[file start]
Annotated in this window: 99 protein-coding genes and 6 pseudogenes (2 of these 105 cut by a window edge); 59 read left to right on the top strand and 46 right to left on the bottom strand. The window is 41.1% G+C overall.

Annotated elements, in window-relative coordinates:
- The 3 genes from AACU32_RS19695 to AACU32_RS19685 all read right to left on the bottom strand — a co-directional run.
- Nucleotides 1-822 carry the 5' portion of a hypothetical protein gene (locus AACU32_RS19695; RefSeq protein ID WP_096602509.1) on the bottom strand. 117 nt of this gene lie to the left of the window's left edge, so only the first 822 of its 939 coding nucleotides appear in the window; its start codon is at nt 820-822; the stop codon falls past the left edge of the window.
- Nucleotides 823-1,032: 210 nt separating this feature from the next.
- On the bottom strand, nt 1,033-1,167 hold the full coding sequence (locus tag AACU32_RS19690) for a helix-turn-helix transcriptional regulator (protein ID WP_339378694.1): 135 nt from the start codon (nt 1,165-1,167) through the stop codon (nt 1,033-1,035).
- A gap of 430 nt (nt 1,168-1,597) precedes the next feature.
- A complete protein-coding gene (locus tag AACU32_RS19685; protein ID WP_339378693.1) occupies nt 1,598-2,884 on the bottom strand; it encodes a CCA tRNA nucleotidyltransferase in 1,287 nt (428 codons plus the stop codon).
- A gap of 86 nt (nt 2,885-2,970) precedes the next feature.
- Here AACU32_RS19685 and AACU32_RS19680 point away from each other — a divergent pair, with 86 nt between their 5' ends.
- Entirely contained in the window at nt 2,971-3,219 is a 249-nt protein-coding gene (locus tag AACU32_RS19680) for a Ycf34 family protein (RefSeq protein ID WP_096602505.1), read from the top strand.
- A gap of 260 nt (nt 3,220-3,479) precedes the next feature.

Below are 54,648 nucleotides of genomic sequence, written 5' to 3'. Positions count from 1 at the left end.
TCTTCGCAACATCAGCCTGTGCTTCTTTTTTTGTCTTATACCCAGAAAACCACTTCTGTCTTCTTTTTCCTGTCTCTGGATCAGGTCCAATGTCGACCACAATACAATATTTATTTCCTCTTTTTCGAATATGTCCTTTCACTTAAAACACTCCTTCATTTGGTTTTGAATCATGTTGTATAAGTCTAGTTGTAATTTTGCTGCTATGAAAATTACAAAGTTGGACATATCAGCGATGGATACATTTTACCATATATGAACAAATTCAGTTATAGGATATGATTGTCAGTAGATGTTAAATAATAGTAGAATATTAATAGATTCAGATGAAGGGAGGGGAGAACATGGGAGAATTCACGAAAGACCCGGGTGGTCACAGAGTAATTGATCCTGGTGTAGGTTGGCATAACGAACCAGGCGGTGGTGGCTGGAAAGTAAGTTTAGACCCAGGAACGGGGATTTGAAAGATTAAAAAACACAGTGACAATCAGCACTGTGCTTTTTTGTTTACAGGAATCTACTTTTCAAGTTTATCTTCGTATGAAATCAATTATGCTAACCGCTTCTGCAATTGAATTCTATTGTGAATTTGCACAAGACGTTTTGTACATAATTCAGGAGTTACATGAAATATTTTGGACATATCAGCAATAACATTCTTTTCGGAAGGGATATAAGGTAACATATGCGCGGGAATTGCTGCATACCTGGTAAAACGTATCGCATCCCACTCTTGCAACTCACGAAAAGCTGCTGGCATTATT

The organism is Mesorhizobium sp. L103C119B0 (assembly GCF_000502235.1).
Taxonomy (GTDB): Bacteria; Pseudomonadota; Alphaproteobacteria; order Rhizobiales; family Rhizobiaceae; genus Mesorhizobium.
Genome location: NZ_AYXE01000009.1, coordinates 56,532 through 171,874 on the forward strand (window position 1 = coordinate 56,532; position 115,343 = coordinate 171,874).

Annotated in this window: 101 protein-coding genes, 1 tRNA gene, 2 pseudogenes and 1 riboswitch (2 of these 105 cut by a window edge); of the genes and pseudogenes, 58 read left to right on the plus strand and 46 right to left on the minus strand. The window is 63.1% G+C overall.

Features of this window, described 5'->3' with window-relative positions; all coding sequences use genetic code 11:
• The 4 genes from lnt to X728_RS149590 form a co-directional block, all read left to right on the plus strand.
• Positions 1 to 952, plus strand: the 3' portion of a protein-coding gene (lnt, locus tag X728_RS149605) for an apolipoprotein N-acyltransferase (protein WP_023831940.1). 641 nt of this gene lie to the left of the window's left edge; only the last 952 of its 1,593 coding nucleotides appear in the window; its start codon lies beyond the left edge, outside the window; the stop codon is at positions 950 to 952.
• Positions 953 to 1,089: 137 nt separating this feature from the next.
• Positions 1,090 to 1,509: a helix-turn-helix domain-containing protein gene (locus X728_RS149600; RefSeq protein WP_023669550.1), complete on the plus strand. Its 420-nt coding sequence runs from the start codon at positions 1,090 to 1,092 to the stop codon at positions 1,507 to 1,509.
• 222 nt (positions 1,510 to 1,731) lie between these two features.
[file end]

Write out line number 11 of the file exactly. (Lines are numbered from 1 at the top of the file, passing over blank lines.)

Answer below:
- Entirely contained in the window at nt 2,971-3,219 is a 249-nt protein-coding gene (locus tag AACU32_RS19680) for a Ycf34 family protein (RefSeq protein ID WP_096602505.1), read from the top strand.